In some cases, lesions may form at the spot where the twig branches off from the healthy tissue. Branches may display girdling, which is a band of damaged tissue encircling the branch. An untreated tree will eventually lose all of its foliage and die.
Disease Cause
Disease Cause
  • Pathogens on young twigs and foliage cause disease
  • Stressed and unhealthy trees are more susceptible - root injury due to physical or insect damage, infection, or aging can prevent adequate absorption of water and nutrients
  • Extremely wet conditions including sprinkler watering can attract fungus
  • Fungi can be transmitted between nearby trees
Solutions
Solutions
  • Inspect trees frequently, and remove any infected branches as soon as possible. Branch blight cannot be cured, so the only treatment is to prune the tree and monitor it carefully for signs of the disease.
  • All affected parts of the tree should be removed, since blight can survive over the winter inside the plant’s tissues.
  • Blight can become systemic in the tree, in which case the entire plant should be removed so it does not remain a host for the pathogen and allow it to spread.
Prevention
Prevention
  • Avoid purchasing trees with dead or dying growth.
  • Sterilize cutting tools frequently when pruning to avoid spreading fungus between plants.
  • Keep trees mulched and watered, especially during dry periods, to prevent stress.
  • Avoid splashing water on the leaves when watering, as wet foliage is attractive to fungi and bacteria.
  • When planting, allow enough room between trees that there will be sufficient air circulation for them to dry out. Crowding trees too close together can increase humidity and allow the fungi to transfer.
  • When conditions are wet and humid, a fungicide can be used on new growth.
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Brown spot
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Brown spot
This infection can cause brown spots or patches to appear on the plant.
Overview
Overview
Discolored spots on the foliage of plants are one of the most common disease problems people observe. These spots are caused by fungal and bacterial diseases, with most infections related to a fungal pathogen.
Brown spot can occurs on all houseplants, flowering ornamentals, vegetable plants, and leaves of trees, bushes, and shrubs. No plants are resistant to it, and the problem is worse in warm, wet environments. It can occur at any point in the life stage as long as leaves are present.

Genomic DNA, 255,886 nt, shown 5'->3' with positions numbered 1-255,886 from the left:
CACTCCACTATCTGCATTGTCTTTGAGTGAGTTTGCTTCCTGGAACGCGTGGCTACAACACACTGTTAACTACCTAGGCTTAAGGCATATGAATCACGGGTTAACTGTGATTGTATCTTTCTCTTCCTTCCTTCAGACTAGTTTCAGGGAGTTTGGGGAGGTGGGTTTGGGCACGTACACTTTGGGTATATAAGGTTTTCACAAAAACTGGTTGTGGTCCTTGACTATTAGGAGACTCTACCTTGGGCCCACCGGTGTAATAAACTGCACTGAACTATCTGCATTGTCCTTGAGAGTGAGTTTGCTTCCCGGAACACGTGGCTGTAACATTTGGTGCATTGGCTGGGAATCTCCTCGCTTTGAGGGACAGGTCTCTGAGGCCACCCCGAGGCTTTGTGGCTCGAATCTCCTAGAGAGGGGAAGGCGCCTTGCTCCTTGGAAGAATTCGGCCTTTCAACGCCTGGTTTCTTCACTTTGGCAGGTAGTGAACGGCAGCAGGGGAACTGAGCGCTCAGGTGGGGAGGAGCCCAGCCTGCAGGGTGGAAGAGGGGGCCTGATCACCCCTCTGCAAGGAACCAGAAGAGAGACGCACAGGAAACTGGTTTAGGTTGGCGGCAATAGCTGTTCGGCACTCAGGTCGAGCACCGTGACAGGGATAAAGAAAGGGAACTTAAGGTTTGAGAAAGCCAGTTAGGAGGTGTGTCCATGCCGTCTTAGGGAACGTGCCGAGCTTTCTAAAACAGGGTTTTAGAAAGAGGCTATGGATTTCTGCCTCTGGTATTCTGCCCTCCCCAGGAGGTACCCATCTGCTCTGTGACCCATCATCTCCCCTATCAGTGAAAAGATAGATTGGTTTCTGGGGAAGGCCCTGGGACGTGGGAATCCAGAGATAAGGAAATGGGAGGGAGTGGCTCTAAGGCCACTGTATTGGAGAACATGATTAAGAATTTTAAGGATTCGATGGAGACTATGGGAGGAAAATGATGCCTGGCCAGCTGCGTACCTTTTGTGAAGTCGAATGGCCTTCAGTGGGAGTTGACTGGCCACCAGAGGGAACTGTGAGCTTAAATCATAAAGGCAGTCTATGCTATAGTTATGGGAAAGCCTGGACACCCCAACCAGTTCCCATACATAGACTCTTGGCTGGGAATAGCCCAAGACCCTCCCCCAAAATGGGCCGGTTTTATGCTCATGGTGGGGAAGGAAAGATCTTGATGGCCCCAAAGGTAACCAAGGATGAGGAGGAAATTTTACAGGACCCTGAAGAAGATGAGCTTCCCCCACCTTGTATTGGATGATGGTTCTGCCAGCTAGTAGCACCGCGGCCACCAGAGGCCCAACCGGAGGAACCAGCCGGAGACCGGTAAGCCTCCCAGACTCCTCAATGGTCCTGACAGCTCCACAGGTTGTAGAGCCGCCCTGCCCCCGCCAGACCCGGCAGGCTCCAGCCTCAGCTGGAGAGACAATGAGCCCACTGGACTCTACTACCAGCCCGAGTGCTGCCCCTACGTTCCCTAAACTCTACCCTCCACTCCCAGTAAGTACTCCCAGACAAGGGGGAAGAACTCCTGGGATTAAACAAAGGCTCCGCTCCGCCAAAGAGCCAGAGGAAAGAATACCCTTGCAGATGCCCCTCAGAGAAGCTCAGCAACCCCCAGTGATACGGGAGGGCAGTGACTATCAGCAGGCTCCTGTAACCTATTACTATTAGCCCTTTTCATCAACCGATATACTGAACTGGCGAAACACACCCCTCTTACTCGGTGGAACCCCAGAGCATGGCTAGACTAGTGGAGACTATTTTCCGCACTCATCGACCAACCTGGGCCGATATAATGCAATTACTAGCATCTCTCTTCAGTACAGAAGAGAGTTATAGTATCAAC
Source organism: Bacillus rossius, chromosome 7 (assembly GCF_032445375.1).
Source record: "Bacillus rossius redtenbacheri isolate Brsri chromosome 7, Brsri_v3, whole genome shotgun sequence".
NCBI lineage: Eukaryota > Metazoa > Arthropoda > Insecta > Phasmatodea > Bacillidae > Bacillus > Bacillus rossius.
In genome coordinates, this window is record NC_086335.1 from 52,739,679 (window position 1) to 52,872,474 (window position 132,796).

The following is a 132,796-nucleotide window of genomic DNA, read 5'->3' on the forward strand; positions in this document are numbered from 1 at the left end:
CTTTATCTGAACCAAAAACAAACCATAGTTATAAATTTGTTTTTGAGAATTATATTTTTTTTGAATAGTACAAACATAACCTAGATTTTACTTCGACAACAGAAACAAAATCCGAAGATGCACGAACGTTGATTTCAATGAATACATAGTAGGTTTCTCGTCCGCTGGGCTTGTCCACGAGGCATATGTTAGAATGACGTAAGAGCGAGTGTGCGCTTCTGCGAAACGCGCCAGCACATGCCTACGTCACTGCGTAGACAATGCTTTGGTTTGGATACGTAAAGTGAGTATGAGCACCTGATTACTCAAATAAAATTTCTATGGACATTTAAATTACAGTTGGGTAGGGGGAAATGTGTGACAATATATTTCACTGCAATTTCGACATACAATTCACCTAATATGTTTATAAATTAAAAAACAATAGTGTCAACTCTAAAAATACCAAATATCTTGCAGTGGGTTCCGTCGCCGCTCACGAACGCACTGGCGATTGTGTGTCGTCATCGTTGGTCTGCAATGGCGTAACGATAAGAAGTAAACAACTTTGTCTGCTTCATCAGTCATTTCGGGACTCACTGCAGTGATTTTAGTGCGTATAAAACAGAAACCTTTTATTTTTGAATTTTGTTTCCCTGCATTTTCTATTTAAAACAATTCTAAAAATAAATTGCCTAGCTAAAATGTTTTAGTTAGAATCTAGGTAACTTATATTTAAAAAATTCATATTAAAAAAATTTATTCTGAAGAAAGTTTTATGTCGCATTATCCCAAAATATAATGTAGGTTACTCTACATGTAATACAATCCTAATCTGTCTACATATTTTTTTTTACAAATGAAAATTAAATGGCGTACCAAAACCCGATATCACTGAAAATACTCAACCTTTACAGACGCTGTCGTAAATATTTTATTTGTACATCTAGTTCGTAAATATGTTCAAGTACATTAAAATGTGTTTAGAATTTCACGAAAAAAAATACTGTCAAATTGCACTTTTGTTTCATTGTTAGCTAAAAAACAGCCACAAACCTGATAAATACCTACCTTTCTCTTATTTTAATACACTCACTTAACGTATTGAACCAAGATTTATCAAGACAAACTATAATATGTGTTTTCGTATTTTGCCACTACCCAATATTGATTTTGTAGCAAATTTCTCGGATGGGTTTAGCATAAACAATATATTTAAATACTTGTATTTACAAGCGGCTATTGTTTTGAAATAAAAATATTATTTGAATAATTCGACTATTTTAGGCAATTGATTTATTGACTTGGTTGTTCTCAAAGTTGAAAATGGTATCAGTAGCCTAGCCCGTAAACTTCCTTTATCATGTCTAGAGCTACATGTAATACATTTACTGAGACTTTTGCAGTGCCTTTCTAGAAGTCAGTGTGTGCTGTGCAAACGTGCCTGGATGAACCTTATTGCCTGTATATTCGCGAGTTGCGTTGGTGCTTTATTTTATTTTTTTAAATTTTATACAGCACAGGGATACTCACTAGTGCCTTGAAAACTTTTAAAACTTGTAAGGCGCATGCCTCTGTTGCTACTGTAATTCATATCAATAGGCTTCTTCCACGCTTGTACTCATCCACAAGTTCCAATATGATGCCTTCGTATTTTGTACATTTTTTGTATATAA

Small brownish spots appear on the foliage and enlarge as the disease progresses. In severe cases, the plant or tree is weakened when the lesions interrupt photosynthesis or cause defoliation.
Symptom Analysis
Symptom Analysis
In most cases, brown spot only affects a small percentage of the whole plant, appearing on a small amount of the leaves. A small infection only puts minor stress on the plant. However, if left untreated and the disease progresses over numerous seasons, it will severely impact the health and productivity of the infected specimen.
  • Sporulation begins (reproduction of the fungal spores), and tiny spots appear on leaves.
  • Placement is often random and scattered as diseases are spread through raindrops.
  • May appear on lower leaves and the interior of the plant where humidity is higher.
  • Brown spots enlarge and grow large enough to touch neighboring spots to form a more prominent blotch.
  • Leaf margins may turn yellow.
  • Tiny black dots (fruiting bodies of the fungi) appear in the dead spots.
  • Blotches grow in size until the entire leaf is brown.
  • The leaf falls off the plant.
Severe Symptoms
  • Partial or complete premature defoliation
  • Reduced growth
  • Increased susceptibility to pests and other diseases
Disease Cause
Disease Cause
Brown spot, or leaf spot, is a common descriptive term given to several diseases affecting the leaves of plants and trees. Around 85% of diseases exhibiting leaf spots are due to fungus or fungus-like organisms. Sometimes brown spot is caused by a bacterial infection, or insect activity with similar symptoms.
When conditions are warm and the leaf surfaces are wet, fungal spores being transported by wind or rain land on the surface and cling to it. They do not rupture the cell walls but grow in the space between the plant plasma membrane and the plant cell wall. As the spores reproduce, they release toxins and enzymes that cause necrotic spots (i.e., dead tissue) on the leaves, allowing the fungi to consume the products released when the cells degrade.
Solutions
Solutions
In minor cases of brown spot, there isn’t any need to treat the disease. However, if much of the foliage is affected and defoliation occurs, the plant will benefit from getting rid of the infection. It is recommended to start by applying organic treatment options, working up to the more potent synthetic, chemical fungicides if necessary.
Organic options won’t kill the fungus, but will prevent it from spreading.
  1. Dissolve ½ teaspoon of baking soda and one teaspoon of liquid soap in a gallon of water. Using a spray bottle, spray on tops and bottoms of leaves until the mixture drips off. Repeat every two weeks until existing spots stop enlarging and new spots no longer appear.
  2. Spray a copper-based fungicidal soap on the leaves, coating the top and bottom leaf surfaces. Reapply as directed on the product label. Copper penetrates the leaf surface and prevents germination of spores so the fungus cannot spread.
  3. Apply an all-purpose fungicide to the entire plant, following the label instructions carefully.